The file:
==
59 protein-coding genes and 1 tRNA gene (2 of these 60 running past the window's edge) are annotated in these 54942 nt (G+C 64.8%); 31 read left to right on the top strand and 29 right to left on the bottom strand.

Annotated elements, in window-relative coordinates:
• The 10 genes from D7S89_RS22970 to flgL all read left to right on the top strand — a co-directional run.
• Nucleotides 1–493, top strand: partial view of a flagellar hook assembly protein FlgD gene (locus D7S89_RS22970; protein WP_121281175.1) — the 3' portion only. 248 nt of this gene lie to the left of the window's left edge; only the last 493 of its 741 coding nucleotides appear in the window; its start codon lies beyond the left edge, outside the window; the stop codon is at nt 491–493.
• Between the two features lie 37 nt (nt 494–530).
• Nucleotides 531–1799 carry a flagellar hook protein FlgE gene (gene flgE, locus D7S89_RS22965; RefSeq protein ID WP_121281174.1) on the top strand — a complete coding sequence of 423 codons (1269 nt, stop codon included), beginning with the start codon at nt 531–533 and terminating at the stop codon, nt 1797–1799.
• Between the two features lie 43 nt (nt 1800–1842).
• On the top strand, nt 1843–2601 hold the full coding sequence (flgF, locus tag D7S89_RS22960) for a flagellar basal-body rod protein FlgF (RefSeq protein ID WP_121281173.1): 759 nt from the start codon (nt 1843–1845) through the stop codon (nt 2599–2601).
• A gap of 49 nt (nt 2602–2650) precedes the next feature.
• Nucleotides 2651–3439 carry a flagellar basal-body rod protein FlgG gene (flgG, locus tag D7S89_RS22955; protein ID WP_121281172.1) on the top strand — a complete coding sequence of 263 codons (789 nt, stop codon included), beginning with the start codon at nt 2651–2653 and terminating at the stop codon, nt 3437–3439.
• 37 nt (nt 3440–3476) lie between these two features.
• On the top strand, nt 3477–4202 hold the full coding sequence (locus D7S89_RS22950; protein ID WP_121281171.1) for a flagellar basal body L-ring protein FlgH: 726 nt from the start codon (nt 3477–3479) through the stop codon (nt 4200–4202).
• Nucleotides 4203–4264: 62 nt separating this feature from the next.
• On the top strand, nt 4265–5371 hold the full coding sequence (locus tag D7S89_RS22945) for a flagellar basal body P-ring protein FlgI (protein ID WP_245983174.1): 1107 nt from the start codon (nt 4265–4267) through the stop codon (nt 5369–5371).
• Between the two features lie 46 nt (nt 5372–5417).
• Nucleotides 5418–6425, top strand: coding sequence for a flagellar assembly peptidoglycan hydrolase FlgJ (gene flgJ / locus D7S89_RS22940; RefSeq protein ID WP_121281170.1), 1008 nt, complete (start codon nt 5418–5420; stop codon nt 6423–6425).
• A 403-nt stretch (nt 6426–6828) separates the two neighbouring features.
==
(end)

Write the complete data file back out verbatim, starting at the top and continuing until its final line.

59 protein-coding genes and 1 tRNA gene (2 of these 60 running past the window's edge) are annotated in these 54942 nt (G+C 64.8%); 31 read left to right on the top strand and 29 right to left on the bottom strand.

Annotated elements, in window-relative coordinates:
• The 10 genes from D7S89_RS22970 to flgL all read left to right on the top strand — a co-directional run.
• Nucleotides 1–493, top strand: partial view of a flagellar hook assembly protein FlgD gene (locus D7S89_RS22970; protein WP_121281175.1) — the 3' portion only. 248 nt of this gene lie to the left of the window's left edge; only the last 493 of its 741 coding nucleotides appear in the window; its start codon lies beyond the left edge, outside the window; the stop codon is at nt 491–493.
• Between the two features lie 37 nt (nt 494–530).
• Nucleotides 531–1799 carry a flagellar hook protein FlgE gene (gene flgE, locus D7S89_RS22965; RefSeq protein ID WP_121281174.1) on the top strand — a complete coding sequence of 423 codons (1269 nt, stop codon included), beginning with the start codon at nt 531–533 and terminating at the stop codon, nt 1797–1799.
• Between the two features lie 43 nt (nt 1800–1842).
• On the top strand, nt 1843–2601 hold the full coding sequence (flgF, locus tag D7S89_RS22960) for a flagellar basal-body rod protein FlgF (RefSeq protein ID WP_121281173.1): 759 nt from the start codon (nt 1843–1845) through the stop codon (nt 2599–2601).
• A gap of 49 nt (nt 2602–2650) precedes the next feature.
• Nucleotides 2651–3439 carry a flagellar basal-body rod protein FlgG gene (flgG, locus tag D7S89_RS22955; protein ID WP_121281172.1) on the top strand — a complete coding sequence of 263 codons (789 nt, stop codon included), beginning with the start codon at nt 2651–2653 and terminating at the stop codon, nt 3437–3439.
• 37 nt (nt 3440–3476) lie between these two features.
• On the top strand, nt 3477–4202 hold the full coding sequence (locus D7S89_RS22950; protein ID WP_121281171.1) for a flagellar basal body L-ring protein FlgH: 726 nt from the start codon (nt 3477–3479) through the stop codon (nt 4200–4202).
• Nucleotides 4203–4264: 62 nt separating this feature from the next.
• On the top strand, nt 4265–5371 hold the full coding sequence (locus tag D7S89_RS22945) for a flagellar basal body P-ring protein FlgI (protein ID WP_245983174.1): 1107 nt from the start codon (nt 4265–4267) through the stop codon (nt 5369–5371).
• Between the two features lie 46 nt (nt 5372–5417).
• Nucleotides 5418–6425, top strand: coding sequence for a flagellar assembly peptidoglycan hydrolase FlgJ (gene flgJ / locus D7S89_RS22940; RefSeq protein ID WP_121281170.1), 1008 nt, complete (start codon nt 5418–5420; stop codon nt 6423–6425).
• A 403-nt stretch (nt 6426–6828) separates the two neighbouring features.